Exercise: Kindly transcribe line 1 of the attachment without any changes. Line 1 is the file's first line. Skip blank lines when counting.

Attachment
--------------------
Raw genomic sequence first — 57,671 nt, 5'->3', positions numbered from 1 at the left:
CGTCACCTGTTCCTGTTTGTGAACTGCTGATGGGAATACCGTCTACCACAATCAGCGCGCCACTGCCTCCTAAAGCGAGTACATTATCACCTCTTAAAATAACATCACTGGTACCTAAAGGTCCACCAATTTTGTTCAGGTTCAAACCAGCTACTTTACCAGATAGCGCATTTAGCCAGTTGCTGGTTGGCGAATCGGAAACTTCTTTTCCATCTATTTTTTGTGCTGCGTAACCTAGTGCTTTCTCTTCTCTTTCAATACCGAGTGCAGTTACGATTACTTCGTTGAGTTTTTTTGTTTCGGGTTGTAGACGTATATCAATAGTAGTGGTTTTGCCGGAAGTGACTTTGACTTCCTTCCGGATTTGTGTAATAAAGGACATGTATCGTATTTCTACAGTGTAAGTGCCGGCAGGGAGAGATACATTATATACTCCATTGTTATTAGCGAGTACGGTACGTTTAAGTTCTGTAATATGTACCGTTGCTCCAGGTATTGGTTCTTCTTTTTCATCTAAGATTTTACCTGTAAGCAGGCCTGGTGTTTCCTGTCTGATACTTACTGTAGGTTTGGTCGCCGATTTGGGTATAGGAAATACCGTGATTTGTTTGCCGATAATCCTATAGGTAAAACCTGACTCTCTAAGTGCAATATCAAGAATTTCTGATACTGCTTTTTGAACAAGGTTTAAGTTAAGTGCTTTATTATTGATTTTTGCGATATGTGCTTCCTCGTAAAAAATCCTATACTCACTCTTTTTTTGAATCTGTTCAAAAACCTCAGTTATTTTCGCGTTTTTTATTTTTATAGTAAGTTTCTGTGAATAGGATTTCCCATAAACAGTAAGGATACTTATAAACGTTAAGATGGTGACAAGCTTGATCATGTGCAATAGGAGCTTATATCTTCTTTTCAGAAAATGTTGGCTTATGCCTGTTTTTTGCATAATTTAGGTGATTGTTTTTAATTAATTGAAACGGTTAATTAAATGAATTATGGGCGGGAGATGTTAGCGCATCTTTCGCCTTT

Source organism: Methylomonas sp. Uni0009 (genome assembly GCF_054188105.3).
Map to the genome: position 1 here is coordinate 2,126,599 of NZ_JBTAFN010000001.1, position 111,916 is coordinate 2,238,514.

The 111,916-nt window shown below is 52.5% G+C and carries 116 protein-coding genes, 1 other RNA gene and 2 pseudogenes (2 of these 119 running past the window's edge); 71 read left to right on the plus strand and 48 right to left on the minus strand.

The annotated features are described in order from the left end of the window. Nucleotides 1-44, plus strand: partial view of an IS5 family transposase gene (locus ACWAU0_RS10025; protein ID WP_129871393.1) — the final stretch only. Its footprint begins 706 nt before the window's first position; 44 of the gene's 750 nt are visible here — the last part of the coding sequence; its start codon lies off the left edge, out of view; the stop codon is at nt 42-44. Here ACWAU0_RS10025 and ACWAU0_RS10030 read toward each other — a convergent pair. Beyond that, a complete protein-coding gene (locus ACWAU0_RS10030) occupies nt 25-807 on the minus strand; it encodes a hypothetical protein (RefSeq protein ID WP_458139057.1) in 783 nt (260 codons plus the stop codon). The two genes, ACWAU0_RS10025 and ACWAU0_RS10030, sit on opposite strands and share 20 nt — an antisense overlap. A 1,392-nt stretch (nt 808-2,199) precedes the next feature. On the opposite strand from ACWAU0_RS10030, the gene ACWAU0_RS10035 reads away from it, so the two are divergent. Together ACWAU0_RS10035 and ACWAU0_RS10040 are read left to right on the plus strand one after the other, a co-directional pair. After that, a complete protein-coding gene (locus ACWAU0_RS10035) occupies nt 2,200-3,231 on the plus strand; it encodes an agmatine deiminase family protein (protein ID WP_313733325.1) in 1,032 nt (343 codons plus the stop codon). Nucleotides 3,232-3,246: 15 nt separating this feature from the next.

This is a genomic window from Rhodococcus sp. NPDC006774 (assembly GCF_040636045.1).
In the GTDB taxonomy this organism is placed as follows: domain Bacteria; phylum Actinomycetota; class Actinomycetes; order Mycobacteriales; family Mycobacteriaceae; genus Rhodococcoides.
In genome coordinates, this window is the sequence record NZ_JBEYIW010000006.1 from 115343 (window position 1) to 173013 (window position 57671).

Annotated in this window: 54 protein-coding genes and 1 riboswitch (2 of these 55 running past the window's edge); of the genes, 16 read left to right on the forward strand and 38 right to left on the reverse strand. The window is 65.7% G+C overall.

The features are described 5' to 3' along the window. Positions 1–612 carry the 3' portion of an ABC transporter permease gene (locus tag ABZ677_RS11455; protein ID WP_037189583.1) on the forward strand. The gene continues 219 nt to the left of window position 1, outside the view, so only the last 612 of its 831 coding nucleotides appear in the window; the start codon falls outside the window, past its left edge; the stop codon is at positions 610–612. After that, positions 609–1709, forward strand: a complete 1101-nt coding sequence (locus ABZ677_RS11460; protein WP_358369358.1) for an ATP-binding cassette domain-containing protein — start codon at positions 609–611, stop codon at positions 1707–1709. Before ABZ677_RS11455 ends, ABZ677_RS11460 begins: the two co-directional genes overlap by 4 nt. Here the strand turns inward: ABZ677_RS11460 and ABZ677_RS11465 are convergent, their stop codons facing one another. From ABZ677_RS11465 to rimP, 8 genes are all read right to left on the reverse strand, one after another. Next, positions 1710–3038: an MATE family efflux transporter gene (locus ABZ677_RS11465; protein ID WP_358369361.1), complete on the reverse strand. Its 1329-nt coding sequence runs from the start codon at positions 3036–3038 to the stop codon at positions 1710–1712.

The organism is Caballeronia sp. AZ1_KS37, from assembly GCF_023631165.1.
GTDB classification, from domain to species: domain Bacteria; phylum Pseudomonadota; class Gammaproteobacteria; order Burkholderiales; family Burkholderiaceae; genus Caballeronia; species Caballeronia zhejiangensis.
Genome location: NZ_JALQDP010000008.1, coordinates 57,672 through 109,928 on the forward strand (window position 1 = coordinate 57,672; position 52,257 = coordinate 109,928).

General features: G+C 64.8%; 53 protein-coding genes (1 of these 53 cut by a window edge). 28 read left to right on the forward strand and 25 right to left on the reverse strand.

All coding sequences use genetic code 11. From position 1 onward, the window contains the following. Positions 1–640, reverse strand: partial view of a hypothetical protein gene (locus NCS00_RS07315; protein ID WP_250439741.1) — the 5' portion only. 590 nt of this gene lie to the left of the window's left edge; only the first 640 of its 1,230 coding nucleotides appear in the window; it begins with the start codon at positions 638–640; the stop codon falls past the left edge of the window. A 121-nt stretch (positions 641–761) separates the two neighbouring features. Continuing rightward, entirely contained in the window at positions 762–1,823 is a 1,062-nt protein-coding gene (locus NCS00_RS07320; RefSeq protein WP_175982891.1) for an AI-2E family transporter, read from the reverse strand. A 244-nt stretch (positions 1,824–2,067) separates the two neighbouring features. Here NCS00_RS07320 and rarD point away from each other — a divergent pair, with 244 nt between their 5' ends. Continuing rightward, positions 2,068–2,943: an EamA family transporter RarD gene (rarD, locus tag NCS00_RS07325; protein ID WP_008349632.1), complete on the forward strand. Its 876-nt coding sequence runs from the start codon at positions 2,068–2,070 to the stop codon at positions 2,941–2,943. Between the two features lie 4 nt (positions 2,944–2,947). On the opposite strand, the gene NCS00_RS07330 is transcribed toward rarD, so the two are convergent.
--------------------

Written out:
Raw genomic sequence first — 57,671 nt, 5'->3', positions numbered from 1 at the left: